Most healthcare providers not ready to handle value-based payments, KPMG survey shows

The vast majority of U.S. healthcare providers are unprepared for conversion to new payment models, according to a recent survey by KPMG’s Healthcare & Life Sciences Practice.

Only 15 percent of the 164 healthcare professionals surveyed said their finance departments have the “very sophisticated” capabilities required to support capitation, bundled payments, and quality-based payments. As the healthcare industry transitions away from the traditional fee-for-service reimbursement model, providers are increasingly reliant on these emerging payment methods.

Another 61 percent reported that their finance departments are “gathering tools and conducting analysis about getting their finance function ready for this move,” KPMG said in a press release announcing the survey results.

Meanwhile, 13 percent of respondents to the KPMG survey said the capacity of their finance departments for managing risk and accounting procedures for emerging payment options is “undeveloped.”

The Centers for Medicare & Medicaid Services has established a target for healthcare providers to link 90 percent of Medicare payments to value- or quality-based reimbursement methods by 2018. Given the results of the May survey – taken during a KPMG webcast on alternative payment arrangements – many providers could lose revenue by being unprepared for the transition.

“It has never been more crucial for providers to prepare their finance departments to address the demands that new care delivery models, such as Accountable Care Organizations and alternative payment arrangements, will present as the industry moves away from fee-for-service reimbursement mechanisms,” said Joe Kuehn, an advisory partner at KPMG’s Healthcare & Life Sciences Practice. “Medicare, Medicaid, and commercial health plans are all pushing toward paying hospitals and physicians for value, effectively pushing financial risk upon the providers.”

To effectively manage these transitional challenges, Kuehn said, healthcare finance departments will need “better systems to measure performance against established targets, including the cost and quality of care.”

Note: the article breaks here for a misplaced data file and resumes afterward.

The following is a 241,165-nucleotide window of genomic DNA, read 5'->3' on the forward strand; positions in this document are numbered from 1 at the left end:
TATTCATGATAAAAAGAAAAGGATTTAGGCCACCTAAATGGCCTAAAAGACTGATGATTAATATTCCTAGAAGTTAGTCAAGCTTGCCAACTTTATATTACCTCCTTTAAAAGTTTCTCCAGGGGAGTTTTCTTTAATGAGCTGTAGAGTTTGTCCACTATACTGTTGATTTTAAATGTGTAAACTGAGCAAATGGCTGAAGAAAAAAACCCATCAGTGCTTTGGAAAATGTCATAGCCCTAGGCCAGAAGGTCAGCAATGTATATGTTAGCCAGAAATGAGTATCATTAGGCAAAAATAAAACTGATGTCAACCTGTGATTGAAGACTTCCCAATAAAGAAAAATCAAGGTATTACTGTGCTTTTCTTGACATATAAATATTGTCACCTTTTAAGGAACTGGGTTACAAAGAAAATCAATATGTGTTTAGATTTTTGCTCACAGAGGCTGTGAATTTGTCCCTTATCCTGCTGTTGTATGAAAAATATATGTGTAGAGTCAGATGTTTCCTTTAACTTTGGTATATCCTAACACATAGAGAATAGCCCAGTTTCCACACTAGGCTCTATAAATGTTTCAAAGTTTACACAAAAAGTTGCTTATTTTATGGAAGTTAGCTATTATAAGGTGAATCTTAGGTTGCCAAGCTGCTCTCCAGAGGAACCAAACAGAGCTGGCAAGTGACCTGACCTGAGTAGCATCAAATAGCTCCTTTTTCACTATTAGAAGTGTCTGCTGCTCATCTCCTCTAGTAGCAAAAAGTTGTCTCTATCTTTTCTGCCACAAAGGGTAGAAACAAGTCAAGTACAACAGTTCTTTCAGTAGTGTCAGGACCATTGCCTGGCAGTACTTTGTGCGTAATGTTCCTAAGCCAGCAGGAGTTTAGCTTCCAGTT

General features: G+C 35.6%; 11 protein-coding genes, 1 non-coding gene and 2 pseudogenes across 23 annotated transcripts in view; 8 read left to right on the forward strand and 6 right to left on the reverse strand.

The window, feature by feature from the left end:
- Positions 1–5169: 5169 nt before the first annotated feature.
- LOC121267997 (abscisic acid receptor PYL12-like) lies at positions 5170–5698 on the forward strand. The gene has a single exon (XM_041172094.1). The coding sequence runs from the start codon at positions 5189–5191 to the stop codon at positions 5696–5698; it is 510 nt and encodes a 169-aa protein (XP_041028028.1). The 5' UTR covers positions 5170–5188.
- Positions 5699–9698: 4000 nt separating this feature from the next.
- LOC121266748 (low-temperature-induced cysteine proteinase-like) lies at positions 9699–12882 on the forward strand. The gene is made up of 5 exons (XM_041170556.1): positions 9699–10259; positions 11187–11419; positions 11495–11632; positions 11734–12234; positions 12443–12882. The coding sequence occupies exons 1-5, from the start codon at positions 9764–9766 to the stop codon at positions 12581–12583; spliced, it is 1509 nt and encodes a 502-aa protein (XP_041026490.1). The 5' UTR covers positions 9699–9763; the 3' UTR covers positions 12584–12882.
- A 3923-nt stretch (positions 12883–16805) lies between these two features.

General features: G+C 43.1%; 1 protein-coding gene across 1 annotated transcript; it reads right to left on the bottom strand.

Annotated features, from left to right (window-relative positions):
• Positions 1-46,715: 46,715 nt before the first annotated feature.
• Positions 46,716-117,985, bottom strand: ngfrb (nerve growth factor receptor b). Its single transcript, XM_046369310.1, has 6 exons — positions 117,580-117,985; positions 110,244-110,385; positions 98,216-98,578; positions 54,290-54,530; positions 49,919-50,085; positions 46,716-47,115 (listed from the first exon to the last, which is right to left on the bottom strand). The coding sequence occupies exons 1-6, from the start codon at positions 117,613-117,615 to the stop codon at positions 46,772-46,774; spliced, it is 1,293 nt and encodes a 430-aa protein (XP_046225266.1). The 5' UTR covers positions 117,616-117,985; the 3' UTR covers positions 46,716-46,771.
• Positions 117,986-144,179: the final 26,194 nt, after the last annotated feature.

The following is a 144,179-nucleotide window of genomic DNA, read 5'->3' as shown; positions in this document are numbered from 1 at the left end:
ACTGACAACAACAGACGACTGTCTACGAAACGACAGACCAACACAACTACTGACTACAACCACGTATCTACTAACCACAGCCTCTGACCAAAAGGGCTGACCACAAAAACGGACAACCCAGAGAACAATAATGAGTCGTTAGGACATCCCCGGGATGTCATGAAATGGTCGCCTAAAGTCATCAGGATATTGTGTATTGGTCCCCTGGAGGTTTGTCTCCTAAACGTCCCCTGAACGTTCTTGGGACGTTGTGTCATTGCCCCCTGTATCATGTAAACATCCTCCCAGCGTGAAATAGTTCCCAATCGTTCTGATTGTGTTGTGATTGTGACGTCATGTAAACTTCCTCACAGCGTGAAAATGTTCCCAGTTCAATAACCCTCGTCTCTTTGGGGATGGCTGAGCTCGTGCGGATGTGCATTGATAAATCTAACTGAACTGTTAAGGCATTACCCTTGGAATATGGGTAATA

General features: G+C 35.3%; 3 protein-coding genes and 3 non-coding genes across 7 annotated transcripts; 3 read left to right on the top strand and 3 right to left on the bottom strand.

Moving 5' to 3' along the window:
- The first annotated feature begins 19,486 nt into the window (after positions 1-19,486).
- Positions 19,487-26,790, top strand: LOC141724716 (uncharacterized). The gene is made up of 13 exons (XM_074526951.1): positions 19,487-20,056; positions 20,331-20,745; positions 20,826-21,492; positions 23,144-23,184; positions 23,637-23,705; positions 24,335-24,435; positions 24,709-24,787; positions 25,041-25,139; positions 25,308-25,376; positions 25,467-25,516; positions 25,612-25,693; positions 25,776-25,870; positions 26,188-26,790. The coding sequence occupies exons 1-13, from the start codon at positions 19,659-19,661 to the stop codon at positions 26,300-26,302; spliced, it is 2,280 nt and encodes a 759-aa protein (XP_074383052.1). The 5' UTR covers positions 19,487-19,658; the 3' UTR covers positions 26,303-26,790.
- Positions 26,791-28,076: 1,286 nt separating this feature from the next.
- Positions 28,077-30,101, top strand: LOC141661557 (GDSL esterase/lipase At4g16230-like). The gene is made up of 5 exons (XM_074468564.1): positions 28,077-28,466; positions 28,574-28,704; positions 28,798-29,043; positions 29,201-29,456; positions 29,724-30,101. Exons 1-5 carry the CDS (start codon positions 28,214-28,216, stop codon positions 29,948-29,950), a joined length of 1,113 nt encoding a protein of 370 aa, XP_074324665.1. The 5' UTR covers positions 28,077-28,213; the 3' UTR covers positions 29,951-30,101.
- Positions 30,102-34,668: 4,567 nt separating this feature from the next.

One glimmer of hope: Only 4 percent of survey respondents “view their senior management as uninvolved in addressing alternate payment arrangements,” KPMG said.

To prepare for value-based reimbursement models, providers are pursuing several courses of action. Twenty percent of respondents said their organizations are “measuring risk and accounting for it in their fees,” while 23 percent “are using data and analytics to measure and improve efficiency and quality,” KPMG reported.  Other preparation activities include revamping finance and accounting functions and updating contracts.

Many respondents also indicated that their finance departments need predictive modeling (30 percent) and analytical tools (27 percent) to successfully make the transition. 

“Data and analytic tools are an important component for improving the finance function’s effectiveness, especially since there are so many variables that need to be addressed in the delivery of care,” KPMP Managing Director Mark Jamilkowski said. “The tools available now can take that unstructured information from patient records, billing, and sources outside the provider organization that can help provide meaningful context around measuring healthcare quality and overall costs.”

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